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David FullerI wanted to pay my Telus bill recently and because I had to update my credit card, I went to their website to contact customer service.

Apparently due to COVID-19, a note on the Telus website tells customers to expect longer than normal waiting times.

Last year, before the effects of COVID-19 on their service levels, it took more than two hours to fix an issue I had with Telus by phone through their customer service centre.

So I decided to use the website chat feature, expecting faster service. After 45 minutes on the chat, I was finally able to figure out how to update my payment.

During this considerably frustrating period, I decided I no longer needed a house phone. I had been a customer of this company for 35 years and felt they had taken my loyalty for granted.

In an effort to stop my departure, they reduced my costs substantially and then came the pitch for additional services. Because I was ready to upgrade my Internet services, I took their offer on a two-year contract. We settled on a price and everyone seemed happy.

Two hours later, Telus was desperately calling and emailing me. It seems they had made a mistake. They bought out my service provider the previous month so I was already their customer and they couldn’t offer me any deals.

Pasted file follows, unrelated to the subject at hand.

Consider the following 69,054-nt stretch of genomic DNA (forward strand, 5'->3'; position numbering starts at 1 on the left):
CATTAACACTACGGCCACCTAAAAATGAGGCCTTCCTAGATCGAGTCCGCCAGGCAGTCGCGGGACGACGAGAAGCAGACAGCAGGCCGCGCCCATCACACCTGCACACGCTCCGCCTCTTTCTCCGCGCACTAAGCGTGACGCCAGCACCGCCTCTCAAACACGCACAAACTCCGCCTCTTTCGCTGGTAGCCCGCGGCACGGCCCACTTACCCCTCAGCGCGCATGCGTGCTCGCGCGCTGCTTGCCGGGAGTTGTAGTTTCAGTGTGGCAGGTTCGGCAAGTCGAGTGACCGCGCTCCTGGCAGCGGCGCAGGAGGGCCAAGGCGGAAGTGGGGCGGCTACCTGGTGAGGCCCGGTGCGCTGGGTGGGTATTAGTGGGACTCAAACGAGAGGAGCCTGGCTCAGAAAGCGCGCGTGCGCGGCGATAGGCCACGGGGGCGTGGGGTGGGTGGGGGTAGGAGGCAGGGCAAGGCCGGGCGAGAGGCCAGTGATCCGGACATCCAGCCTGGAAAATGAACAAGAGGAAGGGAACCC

They were prepared to offer substantial deals to strangers but not to friends.

We see these senseless practices all the time in business. Why would you treat an unknown new customer better than you treat a customer who has been loyal to you for years? Why is it that we think these new customers are going to stick around after their contracts expire?

Unfortunately, this type of thinking breeds discontent with loyal, long-term customers. When your loyal customers feel neglected and mistreated compared to your new customers, there’s a level of discontent that breeds embitterment.

I had someone tell me this week how upset they feel when they see this practice but are refused a similar deal after contacting their supplier.

Companies like Telus need to realize how embarrassing this is for staff who must deny these deals to loyal customers. Not only are they setting their employees up to have to respond to irate customers, but the customer now has to make a choice between staying with that company and looking elsewhere for a similar product or service.

A better way to handle business development is to create an environment where there’s substantial value for new clients to do business with your firm while recognizing and rewarding loyalty.

By being proactive with pricing and transparent with deals, trustworthy companies will not only adjust prices for short-dated products and services, but offer new products, services and technologies to existing customers at rates similar to those they’re offering to new prospects.

I’m not sure why Telus doesn’t adopt this model.

Taking care of our customers can be a lot of work. However, studies show it costs five to 10 times more to bring a new customer up to speed than to take care of an existing one.

Treating loyal customers with honour and respect should include giving them proactive pricing and consideration for their dependable patronage.

Failure to achieve this results in a dysfunctional business model, which Telus seems to have created, necessitating a ceaseless search for new customers.

Dave Fuller, MBA, is an award winning business coach and a partner in the firm Pivotleader Inc. Discontent or loyal follower? Email [email protected]

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